Kirovskaya visited All American this Spring, while maiden mare Vishneva visited Redoute’s Choice, and both mares are safely in foal.

Gio Ponti story

Gio Ponti’s time on Arrowfield’s roster was brief, but the Australian chapter of his story may well be substantial, especially if the early response to his northern hemisphere stud career is an accurate pointer to his future.

Standing at Castelton Lyons, at a 2014 fee of $US25,000, Gio Ponti was the leading Freshman Sire at last month’s Fasig-Tipton Saratoga Sale, with five lots selling for an average of $US217,000. His top-priced

Leading bloodstock industry analyst Bill Oppenheim has suggested, “Given the success at stud of U.S. grass runners Kitten’s Joy and English Channel, Gio Ponti is a horse whose yearlings Europeans, as well as Americans, should have on their lists at the yearling sales.”

Eclipse Award-winning author Mary Simon, writing for theDaily Racing Form in April this year, eloquently describes how Gio Ponti the racehorse was regarded in the United States:

Any fan not asleep at the wheel this past half-decade will know Gio Ponti’s name and deeds, for they were emblazoned in letters of fire across racing’s sky. He won major races in five straight seasons, during three of which he was one of the world’s very best. In an era when top Thoroughbreds are shunted off to stud at the crack of a heel or pop of a splint, Gio Ponti remained atop his game through age 6 and could have gone on from there. And in a world of one-dimensional specialists, he was successful from sprints to classic distances, on grass and synthetics, uncorked the occasional killer mile, captured bi-coastal Grade 1 races, banked nearly $6.2 million, and outran 62 Grade or Group 1 winners, including champions from all over the globe. A stakes winner at 2, a genuine star at 3, like the finest of Bordeaux wines, he got better with the passage of time.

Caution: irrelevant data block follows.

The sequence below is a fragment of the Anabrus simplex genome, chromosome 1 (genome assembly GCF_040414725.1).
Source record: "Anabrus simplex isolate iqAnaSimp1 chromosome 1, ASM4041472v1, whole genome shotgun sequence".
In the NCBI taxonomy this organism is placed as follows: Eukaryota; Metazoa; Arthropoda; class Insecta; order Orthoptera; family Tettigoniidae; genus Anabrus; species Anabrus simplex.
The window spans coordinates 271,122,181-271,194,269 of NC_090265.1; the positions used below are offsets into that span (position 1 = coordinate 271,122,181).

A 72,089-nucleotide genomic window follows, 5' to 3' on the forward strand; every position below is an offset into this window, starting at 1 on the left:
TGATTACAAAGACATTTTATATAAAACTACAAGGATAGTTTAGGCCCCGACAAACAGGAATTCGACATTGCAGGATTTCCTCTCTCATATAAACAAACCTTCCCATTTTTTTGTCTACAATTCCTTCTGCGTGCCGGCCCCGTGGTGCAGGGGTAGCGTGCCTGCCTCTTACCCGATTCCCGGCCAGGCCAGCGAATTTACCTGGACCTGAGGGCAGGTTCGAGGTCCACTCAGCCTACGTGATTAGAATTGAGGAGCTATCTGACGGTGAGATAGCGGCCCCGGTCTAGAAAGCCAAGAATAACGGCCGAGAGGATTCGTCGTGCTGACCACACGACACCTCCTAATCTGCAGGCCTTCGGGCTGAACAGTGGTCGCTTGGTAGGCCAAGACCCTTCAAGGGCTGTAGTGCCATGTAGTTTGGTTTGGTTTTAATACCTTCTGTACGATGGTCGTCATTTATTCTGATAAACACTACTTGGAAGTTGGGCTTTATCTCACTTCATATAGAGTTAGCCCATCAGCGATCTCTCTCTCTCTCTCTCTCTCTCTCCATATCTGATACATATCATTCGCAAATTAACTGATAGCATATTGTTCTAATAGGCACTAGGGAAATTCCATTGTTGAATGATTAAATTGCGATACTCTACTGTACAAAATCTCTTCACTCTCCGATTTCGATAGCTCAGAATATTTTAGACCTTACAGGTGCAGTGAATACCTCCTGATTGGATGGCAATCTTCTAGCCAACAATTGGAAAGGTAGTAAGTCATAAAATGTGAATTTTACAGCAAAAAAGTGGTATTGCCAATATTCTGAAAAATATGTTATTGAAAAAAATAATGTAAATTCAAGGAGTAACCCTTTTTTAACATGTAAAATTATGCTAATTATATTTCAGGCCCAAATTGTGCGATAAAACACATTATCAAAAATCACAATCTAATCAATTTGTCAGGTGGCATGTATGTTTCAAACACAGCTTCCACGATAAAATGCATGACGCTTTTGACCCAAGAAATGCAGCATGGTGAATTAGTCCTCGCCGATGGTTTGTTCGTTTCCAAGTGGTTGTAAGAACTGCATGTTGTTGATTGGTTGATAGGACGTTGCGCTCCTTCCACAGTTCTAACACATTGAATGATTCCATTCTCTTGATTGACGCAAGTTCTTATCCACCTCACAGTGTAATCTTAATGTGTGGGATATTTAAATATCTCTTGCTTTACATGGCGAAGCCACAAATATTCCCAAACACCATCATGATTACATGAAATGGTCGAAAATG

That appreciation of Gio Ponti wasn’t shared by Australian breeders but it deserved to be, because he was a horse with the kind of soundness, toughness and sustained class that Australians most admire. Furthermore, all seven of his Grade 1 wins were on turf.

His sire-line offers more familiar material. Gio Ponti’s sire Tale of the Cat has produced 26 stakeswinners from his nine Southern Hemisphere crops, a career undermined before it began by his absence for the three years following his first season in 1999.

The 107 named foals in Tale of the Cat’s first, and only New Zealand-conceived, crop included four Group winners, among them the dual Group 1-winning mare Glamour Puss & Group 2 winner Falkirk, three Listed stakeswinners and seven other stakes performers.

Fifteen years later, it’s clear that Tale of the Cat and Red Ransom were the best of the sires that shuttled south in 1999, but Red Ransom had the advantage of  an unbroken sequence of 11 seasons at Vinery Australia until his death there in November 2009.

Tale of the Cat has not returned to Australia since 2010, but he continues to stand at Ashford Stud in Kentucky at a fee of $US25,000 and is currently a top 20 sire in the United States, where his major earner this year is Stopchargingmaria (American Oaks G1, Alabama S. G1).

The wider Storm Cat sireline has also produced its share of top-class Australian performers, among them Grand Armee (Hennessy), Hay List (Statue of Liberty), Faint Perfume (Shamardal) and Turffontein (Johannesburg).

Storm Cat’s sons also appear as Group 1 damsires of Absolutely, Escado, Foxwedge, Irish Lights & Velocitea. And no, you’re not imagining it: all but one of those are by Danehill-line sires.